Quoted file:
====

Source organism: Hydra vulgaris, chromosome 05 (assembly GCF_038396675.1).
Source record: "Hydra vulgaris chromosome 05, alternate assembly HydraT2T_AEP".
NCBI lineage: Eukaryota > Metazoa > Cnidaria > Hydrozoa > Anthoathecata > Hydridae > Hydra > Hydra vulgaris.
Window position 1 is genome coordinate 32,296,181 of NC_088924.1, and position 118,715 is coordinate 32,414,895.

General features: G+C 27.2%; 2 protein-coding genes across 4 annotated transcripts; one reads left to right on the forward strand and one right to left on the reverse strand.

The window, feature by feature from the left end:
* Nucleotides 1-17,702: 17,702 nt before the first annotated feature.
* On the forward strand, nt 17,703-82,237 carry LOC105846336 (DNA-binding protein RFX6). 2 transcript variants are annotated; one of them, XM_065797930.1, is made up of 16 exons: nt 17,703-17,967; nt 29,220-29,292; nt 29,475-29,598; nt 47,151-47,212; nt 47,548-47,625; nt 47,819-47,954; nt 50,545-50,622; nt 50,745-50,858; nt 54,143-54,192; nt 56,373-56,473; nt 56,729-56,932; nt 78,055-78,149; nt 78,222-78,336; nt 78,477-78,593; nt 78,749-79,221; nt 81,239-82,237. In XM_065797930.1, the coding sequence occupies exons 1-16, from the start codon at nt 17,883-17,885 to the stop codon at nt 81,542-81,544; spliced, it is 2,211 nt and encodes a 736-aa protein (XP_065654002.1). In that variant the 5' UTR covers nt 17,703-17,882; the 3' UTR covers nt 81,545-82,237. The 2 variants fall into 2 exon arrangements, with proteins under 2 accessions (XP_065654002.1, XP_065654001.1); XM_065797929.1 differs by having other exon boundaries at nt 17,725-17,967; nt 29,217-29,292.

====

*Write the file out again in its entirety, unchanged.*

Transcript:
Source organism: Hydra vulgaris, chromosome 05 (assembly GCF_038396675.1).
Source record: "Hydra vulgaris chromosome 05, alternate assembly HydraT2T_AEP".
NCBI lineage: Eukaryota > Metazoa > Cnidaria > Hydrozoa > Anthoathecata > Hydridae > Hydra > Hydra vulgaris.
Window position 1 is genome coordinate 32,296,181 of NC_088924.1, and position 118,715 is coordinate 32,414,895.

General features: G+C 27.2%; 2 protein-coding genes across 4 annotated transcripts; one reads left to right on the forward strand and one right to left on the reverse strand.

The window, feature by feature from the left end:
* Nucleotides 1-17,702: 17,702 nt before the first annotated feature.
* On the forward strand, nt 17,703-82,237 carry LOC105846336 (DNA-binding protein RFX6). 2 transcript variants are annotated; one of them, XM_065797930.1, is made up of 16 exons: nt 17,703-17,967; nt 29,220-29,292; nt 29,475-29,598; nt 47,151-47,212; nt 47,548-47,625; nt 47,819-47,954; nt 50,545-50,622; nt 50,745-50,858; nt 54,143-54,192; nt 56,373-56,473; nt 56,729-56,932; nt 78,055-78,149; nt 78,222-78,336; nt 78,477-78,593; nt 78,749-79,221; nt 81,239-82,237. In XM_065797930.1, the coding sequence occupies exons 1-16, from the start codon at nt 17,883-17,885 to the stop codon at nt 81,542-81,544; spliced, it is 2,211 nt and encodes a 736-aa protein (XP_065654002.1). In that variant the 5' UTR covers nt 17,703-17,882; the 3' UTR covers nt 81,545-82,237. The 2 variants fall into 2 exon arrangements, with proteins under 2 accessions (XP_065654002.1, XP_065654001.1); XM_065797929.1 differs by having other exon boundaries at nt 17,725-17,967; nt 29,217-29,292.